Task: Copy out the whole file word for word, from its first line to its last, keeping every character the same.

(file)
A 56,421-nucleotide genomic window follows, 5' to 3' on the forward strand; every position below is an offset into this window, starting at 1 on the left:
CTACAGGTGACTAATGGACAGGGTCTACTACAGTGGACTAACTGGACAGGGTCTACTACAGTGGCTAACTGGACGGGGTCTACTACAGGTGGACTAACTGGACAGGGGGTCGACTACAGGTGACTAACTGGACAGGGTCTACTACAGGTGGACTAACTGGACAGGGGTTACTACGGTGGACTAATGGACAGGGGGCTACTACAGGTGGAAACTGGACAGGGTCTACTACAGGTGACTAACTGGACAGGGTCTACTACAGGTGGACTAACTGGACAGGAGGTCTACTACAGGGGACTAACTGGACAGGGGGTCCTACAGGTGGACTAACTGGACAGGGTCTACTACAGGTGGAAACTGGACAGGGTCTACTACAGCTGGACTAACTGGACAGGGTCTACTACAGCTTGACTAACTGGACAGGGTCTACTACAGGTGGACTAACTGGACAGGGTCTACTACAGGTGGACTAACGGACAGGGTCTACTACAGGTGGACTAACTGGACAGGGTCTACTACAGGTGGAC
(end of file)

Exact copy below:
A 56,421-nucleotide genomic window follows, 5' to 3' on the forward strand; every position below is an offset into this window, starting at 1 on the left:
CTACAGGTGACTAATGGACAGGGTCTACTACAGTGGACTAACTGGACAGGGTCTACTACAGTGGCTAACTGGACGGGGTCTACTACAGGTGGACTAACTGGACAGGGGGTCGACTACAGGTGACTAACTGGACAGGGTCTACTACAGGTGGACTAACTGGACAGGGGTTACTACGGTGGACTAATGGACAGGGGGCTACTACAGGTGGAAACTGGACAGGGTCTACTACAGGTGACTAACTGGACAGGGTCTACTACAGGTGGACTAACTGGACAGGAGGTCTACTACAGGGGACTAACTGGACAGGGGGTCCTACAGGTGGACTAACTGGACAGGGTCTACTACAGGTGGAAACTGGACAGGGTCTACTACAGCTGGACTAACTGGACAGGGTCTACTACAGCTTGACTAACTGGACAGGGTCTACTACAGGTGGACTAACTGGACAGGGTCTACTACAGGTGGACTAACGGACAGGGTCTACTACAGGTGGACTAACTGGACAGGGTCTACTACAGGTGGAC